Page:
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When Lee Snyder decided to open a mega farm-to-table supermarket in Cape Coral, he traveled to glean design ideas from top grocery chains. He wanted a simple, back-to-basics market, so he looked at New York-based Wegmans, Texas-based Central Market, Stew Leonard’s of Connecticut and others. He also borrowed ideas from his successful seasonal market, Red Barn, in Delaware—and the name “Joe,” a Cape Coral farmer who launched his career.

The 55,000-square-foot Farmer Joe’s Market, at 1401 SW Pine Island Road, features a red barn with a white silo exterior. After paying $1.84 million for the vacant parcel, Snyder and two partners hired Cape Coral-based Compass Construction, Above All Roofing Contractor of Naples, Cape Coral-based Kirkwood Electric and others to build the roughly $18 million store, which opened in January.

“It was important to have something different from what everybody else was doing,” Snyder explains. “You have to separate yourself from the rest. Every department has its own theme.”

But after more than eight months of success, Hurricane Ian caused extensive roof damage, equipment damage and product loss, shutting down the store. In the weeks that followed, as repairs ensued, Snyder worked with the Harry Chapin Food Bank, Spokes of Hope, Feeding Florida and other nonprofits to transform the huge parking lot into a distribution site. They doled out water, meals, cleaning supplies and essentials to more than 15,000 families in need and also hosted a Trunk-or-Treat event, donating more than 630 bags of candy to more than 4,500 kids.

Now, after weeks of repairs, Snyder plans on reopening. “I am optimistic that we will be open for Christmas,” Snyder says. “When we feel we are ready to reopen, we will advertise on our website, social media page and our marquee sign.”

Inside, the store’s visual focus is its perimeter, a colorful landscape of barns, farm stands, quaint villages and rooftops, windmills, murals of farms, fields and blue skies. Above the 24-foot “Fresh from the Sea” seafood section, a man fishes from a wooden boat as a pelican floats by and colorful fish swim below.

Some designs are reminiscent of a child’s toy village, such as abstract, billowy green trees dotted with red apples, a beige barn and red tractor, cartoonish cows, chickens and smiling pigs, while others are realistic, such as large cows peering over shoppers.

Snyder’s social media coordinator, Brittany Ritter, created a different animal sign for each aisle’s offerings. Above pet food supplies, a dog perches above a red-framed chalkboard, and she’s created many more 3-D signs. A Florida flag highlights local produce, while chalkboards with messages abound.

Above the bakery is a wheat-field mural and a fence decorated with shovels and a pitchfork. Rustic hanging lights are made from old-fashioned whisks. “We went to a lot of auctions, especially farm auctions,” Snyder says of vintage touches.

Rustic-looking wood flooring or brick was used on walls, while displays are covered with pallet-type raw wood branded “Farmer Joe’s Fresh Market.” Bottoms of refrigerated displays are wrapped in wood. Floors are simple, polished gray concrete, and high warehouse ceilings were painted black, highlighting the store below and hanging displays, such as chicken coops. The colorful perimeter designs were manufactured by a retail design firm, shipped and assembled onsite.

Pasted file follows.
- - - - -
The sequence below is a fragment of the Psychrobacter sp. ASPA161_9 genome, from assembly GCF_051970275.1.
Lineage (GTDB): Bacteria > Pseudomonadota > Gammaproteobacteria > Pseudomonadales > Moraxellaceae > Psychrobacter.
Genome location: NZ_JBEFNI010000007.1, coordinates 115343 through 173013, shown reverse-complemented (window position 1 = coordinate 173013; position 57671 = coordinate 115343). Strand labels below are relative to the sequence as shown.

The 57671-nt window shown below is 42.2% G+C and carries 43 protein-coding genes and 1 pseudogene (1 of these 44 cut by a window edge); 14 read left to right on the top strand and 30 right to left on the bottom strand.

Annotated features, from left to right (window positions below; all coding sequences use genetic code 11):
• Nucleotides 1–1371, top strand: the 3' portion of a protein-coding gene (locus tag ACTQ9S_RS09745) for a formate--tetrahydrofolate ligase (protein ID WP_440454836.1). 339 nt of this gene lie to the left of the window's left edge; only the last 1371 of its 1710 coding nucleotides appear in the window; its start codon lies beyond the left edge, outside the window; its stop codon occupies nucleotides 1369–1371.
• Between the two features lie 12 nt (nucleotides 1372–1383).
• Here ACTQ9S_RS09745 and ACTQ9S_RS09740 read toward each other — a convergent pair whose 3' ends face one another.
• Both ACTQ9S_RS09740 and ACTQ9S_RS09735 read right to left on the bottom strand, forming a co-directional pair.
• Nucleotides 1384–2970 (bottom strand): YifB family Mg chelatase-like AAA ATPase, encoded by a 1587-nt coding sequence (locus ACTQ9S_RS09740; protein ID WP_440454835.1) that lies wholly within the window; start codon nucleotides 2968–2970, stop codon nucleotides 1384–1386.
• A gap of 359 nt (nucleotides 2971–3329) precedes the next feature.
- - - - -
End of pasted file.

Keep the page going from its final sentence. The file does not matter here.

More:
Instead of numerous confusing aisles, there are seven. “There’s just enough to make it happen, but without many traditional household names,” Snyder says, noting that he searches for products not found elsewhere, such as Braveheart Beef from Kansas. The result is an old-fashioned grocery in overdrive, featuring a 13,000-square-foot produce section, a 48-foot Butcher Shoppe, an 82-foot deli section and a 40-foot bakery. In addition, there’s a 6,000-square-foot wine department with a sommelier. One aisle sports 53 doors of frozen items, with vegan and dairy on the other side. A “Little Italy” deli with red-and-white canopies features meats and cheeses from around the world, while expert advice is available at a health and beauty section. Above the perimeter are offices, computer stations, a conference room and a comfortable employee break room.

The focus is local and organic produce—“We have the largest produce department in Florida, maybe even the East Coast,” Snyder says—plus meats, seafood and baked goods, as well as ready-made meals and grill kits, grab-and-go meals and sushi. There is also a small dining area with dark wood tables next to the quaint ice cream, juice and coffee bars.

It was a difficult feat building and buying equipment during the pandemic due to supply-chain issues, but after Lucky’s closed most of its stores and filed for bankruptcy, Snyder purchased shelving and equipment at its online auctions. “We actually bought a whole store,” Snyder says.

Instead of hiding equipment, shoppers can see the hustle and bustle and old Hobart mixers whirring. “There is no behind-the-scenes,” Snyder says. “You can watch everything being made.”

But tucked behind the deli is a huge kitchen, complete with chefs, sous chefs and prep cooks creating grab-and-go items, meal kits and fresh, colorful pasta and ravioli. To entice palates, there are 18 demo and sampling areas storewide.

Snyder is preparing for store No. 2 in Fort Myers and has already purchased land, he says, adding, “This is just the beginning.”

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